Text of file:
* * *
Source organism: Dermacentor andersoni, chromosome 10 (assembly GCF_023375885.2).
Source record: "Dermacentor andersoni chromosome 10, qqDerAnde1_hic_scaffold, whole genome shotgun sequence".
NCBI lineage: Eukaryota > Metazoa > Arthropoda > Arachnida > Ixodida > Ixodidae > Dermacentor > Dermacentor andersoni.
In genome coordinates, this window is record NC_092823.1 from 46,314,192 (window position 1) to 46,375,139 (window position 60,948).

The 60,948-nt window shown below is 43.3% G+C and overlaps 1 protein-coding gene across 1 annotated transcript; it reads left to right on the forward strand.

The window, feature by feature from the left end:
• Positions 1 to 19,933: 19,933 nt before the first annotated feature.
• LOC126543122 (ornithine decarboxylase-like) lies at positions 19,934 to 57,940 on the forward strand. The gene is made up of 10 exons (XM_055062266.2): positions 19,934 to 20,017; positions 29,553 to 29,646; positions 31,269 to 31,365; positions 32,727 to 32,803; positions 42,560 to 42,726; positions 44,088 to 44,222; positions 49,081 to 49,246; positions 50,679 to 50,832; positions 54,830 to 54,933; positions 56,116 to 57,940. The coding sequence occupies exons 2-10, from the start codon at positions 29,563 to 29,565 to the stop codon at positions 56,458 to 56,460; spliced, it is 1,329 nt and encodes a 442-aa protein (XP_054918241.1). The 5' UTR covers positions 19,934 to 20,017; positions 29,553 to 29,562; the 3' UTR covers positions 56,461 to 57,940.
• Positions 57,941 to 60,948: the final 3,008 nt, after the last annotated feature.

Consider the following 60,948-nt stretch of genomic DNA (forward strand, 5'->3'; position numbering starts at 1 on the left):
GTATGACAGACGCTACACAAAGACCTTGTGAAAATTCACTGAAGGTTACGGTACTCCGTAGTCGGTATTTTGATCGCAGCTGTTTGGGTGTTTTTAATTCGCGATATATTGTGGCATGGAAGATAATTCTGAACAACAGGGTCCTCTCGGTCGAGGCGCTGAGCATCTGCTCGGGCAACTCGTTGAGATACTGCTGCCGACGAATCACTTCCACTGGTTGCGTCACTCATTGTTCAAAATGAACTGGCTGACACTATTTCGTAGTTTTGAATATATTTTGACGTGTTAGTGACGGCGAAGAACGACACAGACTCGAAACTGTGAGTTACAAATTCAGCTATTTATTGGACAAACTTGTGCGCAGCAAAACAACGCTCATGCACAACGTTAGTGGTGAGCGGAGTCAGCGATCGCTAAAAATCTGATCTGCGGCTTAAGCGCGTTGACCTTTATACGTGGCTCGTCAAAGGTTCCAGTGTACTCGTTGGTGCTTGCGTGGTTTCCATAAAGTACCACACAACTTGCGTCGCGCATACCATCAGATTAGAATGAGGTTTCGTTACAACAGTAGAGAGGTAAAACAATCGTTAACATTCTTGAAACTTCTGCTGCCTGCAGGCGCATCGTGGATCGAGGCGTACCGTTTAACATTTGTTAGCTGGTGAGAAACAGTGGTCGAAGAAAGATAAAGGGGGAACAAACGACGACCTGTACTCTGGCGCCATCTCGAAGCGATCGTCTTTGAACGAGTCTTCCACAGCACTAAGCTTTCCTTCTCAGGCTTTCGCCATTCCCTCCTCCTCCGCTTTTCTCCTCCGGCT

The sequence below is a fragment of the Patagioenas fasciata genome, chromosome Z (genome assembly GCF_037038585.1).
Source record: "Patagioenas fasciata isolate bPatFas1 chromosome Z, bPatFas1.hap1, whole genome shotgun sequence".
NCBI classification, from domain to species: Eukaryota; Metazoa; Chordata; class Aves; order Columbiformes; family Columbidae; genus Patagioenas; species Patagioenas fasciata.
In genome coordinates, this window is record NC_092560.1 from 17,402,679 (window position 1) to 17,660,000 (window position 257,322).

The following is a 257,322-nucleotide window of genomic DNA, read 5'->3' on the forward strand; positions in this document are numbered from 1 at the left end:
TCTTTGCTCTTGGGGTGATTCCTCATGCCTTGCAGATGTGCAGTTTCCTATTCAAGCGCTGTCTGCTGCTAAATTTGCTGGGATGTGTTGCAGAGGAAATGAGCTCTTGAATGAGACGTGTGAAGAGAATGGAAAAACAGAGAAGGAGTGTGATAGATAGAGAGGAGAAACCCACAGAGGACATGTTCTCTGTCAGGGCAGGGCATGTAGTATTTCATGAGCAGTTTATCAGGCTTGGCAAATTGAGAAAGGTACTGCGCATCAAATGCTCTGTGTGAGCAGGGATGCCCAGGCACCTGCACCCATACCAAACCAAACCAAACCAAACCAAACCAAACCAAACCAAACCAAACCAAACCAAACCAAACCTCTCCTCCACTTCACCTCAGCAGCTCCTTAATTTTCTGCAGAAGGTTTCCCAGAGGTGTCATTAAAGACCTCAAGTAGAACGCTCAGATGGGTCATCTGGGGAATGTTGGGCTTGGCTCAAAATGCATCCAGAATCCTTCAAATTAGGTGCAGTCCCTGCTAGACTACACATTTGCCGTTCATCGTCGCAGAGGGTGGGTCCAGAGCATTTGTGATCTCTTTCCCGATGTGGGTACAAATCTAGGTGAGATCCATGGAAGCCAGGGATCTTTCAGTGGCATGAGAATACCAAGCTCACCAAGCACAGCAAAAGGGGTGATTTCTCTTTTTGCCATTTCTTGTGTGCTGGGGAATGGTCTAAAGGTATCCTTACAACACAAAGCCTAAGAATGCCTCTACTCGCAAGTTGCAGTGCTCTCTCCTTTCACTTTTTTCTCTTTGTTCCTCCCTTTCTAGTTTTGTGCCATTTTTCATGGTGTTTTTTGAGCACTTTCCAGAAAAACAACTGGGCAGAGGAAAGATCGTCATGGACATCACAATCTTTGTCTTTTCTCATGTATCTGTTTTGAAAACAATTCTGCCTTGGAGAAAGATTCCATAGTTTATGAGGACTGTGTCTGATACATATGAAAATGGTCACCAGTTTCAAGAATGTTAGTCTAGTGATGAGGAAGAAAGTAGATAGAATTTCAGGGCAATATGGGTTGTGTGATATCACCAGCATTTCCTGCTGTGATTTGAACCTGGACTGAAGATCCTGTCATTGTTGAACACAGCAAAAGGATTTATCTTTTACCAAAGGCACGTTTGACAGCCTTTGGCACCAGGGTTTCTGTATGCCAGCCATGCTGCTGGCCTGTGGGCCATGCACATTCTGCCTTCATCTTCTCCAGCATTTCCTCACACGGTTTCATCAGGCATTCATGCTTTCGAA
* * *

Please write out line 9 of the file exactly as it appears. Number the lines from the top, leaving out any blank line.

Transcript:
• Positions 57,941 to 60,948: the final 3,008 nt, after the last annotated feature.